Application to Believers
As believers today, we talk highly of God’s grace and mercy being displayed. Yet, many times when we see this grace on display in the lives of those whom we are not fond of, we act more like that elder brother in the parable of the prodigal son (Luke 15). We cannot celebrate when repentance and faith is brought to someone we feel does not deserve it. We harden our hearts like Jonah and prop ourselves up in a comfortable spot and wait for judgement to rain down. If we say we are in Christ, how can we have this attitude? Why do we think that our ways are better than God’s? When we become bitter and harden our hearts, we miss out on partaking in the joy of Christ through the expansion of His kingdom.
In this story of Jonah, we are reminded of who God is and what He does. It was God who called Jonah. It was God who caused the storm. It was God who brought the sailors to faith. It was God who caused a fish to swallow Jonah. It was God who made the fish vomit Jonah out. It was God who called Jonah a second time. It was God who brought the city to repentance and faith. It was God who caused a plant to rise up. It was God who created the worm. It was God who caused the scorching wind to blow. This story is fully about God and his sovereignty to accomplish His will for His purpose. We should be humbled and thankful that He uses self-righteous, disobedient wretches to fulfill His will.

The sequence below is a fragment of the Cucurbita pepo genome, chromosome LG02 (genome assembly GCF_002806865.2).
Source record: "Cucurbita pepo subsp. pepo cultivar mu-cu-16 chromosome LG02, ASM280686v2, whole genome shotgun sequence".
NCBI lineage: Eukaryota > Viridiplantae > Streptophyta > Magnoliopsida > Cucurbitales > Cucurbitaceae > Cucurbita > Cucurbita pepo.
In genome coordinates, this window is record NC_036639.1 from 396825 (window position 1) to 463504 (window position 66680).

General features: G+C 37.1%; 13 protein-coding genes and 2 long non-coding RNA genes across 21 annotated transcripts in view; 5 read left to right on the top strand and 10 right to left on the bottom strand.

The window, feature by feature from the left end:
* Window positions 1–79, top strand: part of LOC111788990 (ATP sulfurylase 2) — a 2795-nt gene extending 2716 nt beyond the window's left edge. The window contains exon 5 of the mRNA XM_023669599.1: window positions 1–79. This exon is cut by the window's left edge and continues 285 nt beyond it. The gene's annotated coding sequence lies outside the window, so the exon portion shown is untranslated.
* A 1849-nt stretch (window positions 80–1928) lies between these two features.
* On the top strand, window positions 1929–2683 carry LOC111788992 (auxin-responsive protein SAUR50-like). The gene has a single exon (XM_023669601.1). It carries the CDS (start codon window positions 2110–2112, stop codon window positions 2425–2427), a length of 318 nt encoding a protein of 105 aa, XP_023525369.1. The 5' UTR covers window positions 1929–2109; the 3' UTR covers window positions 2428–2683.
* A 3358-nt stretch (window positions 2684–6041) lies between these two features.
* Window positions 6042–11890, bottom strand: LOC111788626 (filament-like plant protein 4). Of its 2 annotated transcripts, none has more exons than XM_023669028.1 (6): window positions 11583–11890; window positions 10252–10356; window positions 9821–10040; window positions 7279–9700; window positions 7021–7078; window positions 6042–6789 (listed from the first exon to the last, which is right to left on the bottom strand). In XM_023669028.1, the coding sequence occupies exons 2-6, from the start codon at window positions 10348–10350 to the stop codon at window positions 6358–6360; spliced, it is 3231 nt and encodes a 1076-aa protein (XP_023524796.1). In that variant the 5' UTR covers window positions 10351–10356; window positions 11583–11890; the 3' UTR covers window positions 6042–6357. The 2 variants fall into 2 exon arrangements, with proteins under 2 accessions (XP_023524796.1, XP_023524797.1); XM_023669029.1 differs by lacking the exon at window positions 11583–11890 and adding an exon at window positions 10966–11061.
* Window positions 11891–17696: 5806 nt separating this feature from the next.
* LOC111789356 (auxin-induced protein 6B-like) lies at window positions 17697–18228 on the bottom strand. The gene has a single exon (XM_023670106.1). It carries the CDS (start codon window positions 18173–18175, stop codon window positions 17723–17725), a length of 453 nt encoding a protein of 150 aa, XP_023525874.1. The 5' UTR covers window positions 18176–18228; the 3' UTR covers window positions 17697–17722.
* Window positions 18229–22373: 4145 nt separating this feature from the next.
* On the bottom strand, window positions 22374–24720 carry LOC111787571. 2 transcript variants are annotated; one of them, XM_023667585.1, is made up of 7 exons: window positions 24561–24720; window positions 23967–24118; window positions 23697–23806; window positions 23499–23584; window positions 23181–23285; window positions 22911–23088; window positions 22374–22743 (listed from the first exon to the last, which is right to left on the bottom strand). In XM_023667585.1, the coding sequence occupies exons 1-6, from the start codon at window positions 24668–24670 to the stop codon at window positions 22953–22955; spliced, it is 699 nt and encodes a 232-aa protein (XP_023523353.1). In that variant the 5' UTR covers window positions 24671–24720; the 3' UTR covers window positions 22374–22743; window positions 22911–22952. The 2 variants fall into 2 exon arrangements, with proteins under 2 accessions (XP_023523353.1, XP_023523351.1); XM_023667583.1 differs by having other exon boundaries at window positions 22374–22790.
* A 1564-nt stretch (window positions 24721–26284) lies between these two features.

Calvin, John. Calvin’s Commentary Volume XIV. Grand Rapids: Baker Books, 2009.
Eric C. Redmond, Bill Curtis, Ken Fentress. Christ-Centered Exposition: Exalting Jesus in Jonah. Nashville: Holmon Reference, 2016.
Estelle, Bryan D. Salvation Through Judgement and Mercy: The Gospel according to Jonah. Phillipsburg: P&R Publishing, 2005.
Ferguson, Sinclair B. Man Overboard! The story of Jonah. Edinburgh: The Banner of Truth Trust, 2016.
Phillips, Richard D. Jonah & Micah: Reformed
Expository Commentary. Phillipsburg: P&R Publishing, 2010.
 Sinclair B. Ferguson. Man Overboard! The story of Jonah. (The Banner of Truth Trust. Edinburgh, 2016.) P.2
 John Calvin. Calvin’s Commentary. Volume XIV. (Baker Books. Grand Rapids, 2009.) P.20
 Eric C. Redmond, Bill Curtis, Ken Fentress. Christ-Centered Exposition: Exalting Jesus in Jonah. (Holman Reference. Nashville, 2016.) P.29.
 Richard D. Phillips. Jonah & Micah: Reformed Expository Commentary. (P&R Publishing. Phillipsburg, 2010.) P.93
 Ferguson. P.50
 Bryan D. Estelle. Salvation through Judgement and Mercy: The Gospel according to Jonah. (P&R Publishing. Phillipsburg, 2005.) P.126
 Ibid. P.108
 Phillips. P.116